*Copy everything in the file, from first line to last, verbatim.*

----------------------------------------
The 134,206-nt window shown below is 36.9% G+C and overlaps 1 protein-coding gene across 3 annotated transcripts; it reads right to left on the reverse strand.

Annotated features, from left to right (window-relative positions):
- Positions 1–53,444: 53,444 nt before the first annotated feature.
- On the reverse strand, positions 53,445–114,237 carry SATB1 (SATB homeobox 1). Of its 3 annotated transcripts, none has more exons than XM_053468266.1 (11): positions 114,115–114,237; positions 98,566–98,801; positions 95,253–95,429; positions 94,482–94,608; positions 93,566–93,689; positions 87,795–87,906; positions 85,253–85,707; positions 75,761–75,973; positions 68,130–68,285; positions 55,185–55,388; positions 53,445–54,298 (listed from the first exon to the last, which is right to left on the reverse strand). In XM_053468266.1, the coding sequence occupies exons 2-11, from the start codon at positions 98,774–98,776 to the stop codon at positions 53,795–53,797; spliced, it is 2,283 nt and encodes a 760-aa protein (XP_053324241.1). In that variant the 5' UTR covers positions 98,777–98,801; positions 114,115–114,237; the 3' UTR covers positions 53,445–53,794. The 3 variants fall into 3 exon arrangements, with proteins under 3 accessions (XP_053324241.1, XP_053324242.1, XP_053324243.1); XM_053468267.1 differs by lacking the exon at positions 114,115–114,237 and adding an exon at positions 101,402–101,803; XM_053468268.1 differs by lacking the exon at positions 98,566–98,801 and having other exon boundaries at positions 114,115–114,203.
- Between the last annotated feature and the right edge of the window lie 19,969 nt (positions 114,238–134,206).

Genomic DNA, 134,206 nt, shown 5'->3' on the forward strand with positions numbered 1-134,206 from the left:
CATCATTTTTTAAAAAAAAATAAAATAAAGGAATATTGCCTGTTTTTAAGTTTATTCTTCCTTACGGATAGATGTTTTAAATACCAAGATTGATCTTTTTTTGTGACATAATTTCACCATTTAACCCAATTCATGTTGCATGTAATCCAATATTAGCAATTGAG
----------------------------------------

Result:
The 134,206-nt window shown below is 36.9% G+C and overlaps 1 protein-coding gene across 3 annotated transcripts; it reads right to left on the reverse strand.

Annotated features, from left to right (window-relative positions):
- Positions 1–53,444: 53,444 nt before the first annotated feature.
- On the reverse strand, positions 53,445–114,237 carry SATB1 (SATB homeobox 1). Of its 3 annotated transcripts, none has more exons than XM_053468266.1 (11): positions 114,115–114,237; positions 98,566–98,801; positions 95,253–95,429; positions 94,482–94,608; positions 93,566–93,689; positions 87,795–87,906; positions 85,253–85,707; positions 75,761–75,973; positions 68,130–68,285; positions 55,185–55,388; positions 53,445–54,298 (listed from the first exon to the last, which is right to left on the reverse strand). In XM_053468266.1, the coding sequence occupies exons 2-11, from the start codon at positions 98,774–98,776 to the stop codon at positions 53,795–53,797; spliced, it is 2,283 nt and encodes a 760-aa protein (XP_053324241.1). In that variant the 5' UTR covers positions 98,777–98,801; positions 114,115–114,237; the 3' UTR covers positions 53,445–53,794. The 3 variants fall into 3 exon arrangements, with proteins under 3 accessions (XP_053324241.1, XP_053324242.1, XP_053324243.1); XM_053468267.1 differs by lacking the exon at positions 114,115–114,237 and adding an exon at positions 101,402–101,803; XM_053468268.1 differs by lacking the exon at positions 98,566–98,801 and having other exon boundaries at positions 114,115–114,203.
- Between the last annotated feature and the right edge of the window lie 19,969 nt (positions 114,238–134,206).

Genomic DNA, 134,206 nt, shown 5'->3' on the forward strand with positions numbered 1-134,206 from the left:
CATCATTTTTTAAAAAAAAATAAAATAAAGGAATATTGCCTGTTTTTAAGTTTATTCTTCCTTACGGATAGATGTTTTAAATACCAAGATTGATCTTTTTTTGTGACATAATTTCACCATTTAACCCAATTCATGTTGCATGTAATCCAATATTAGCAATTGAG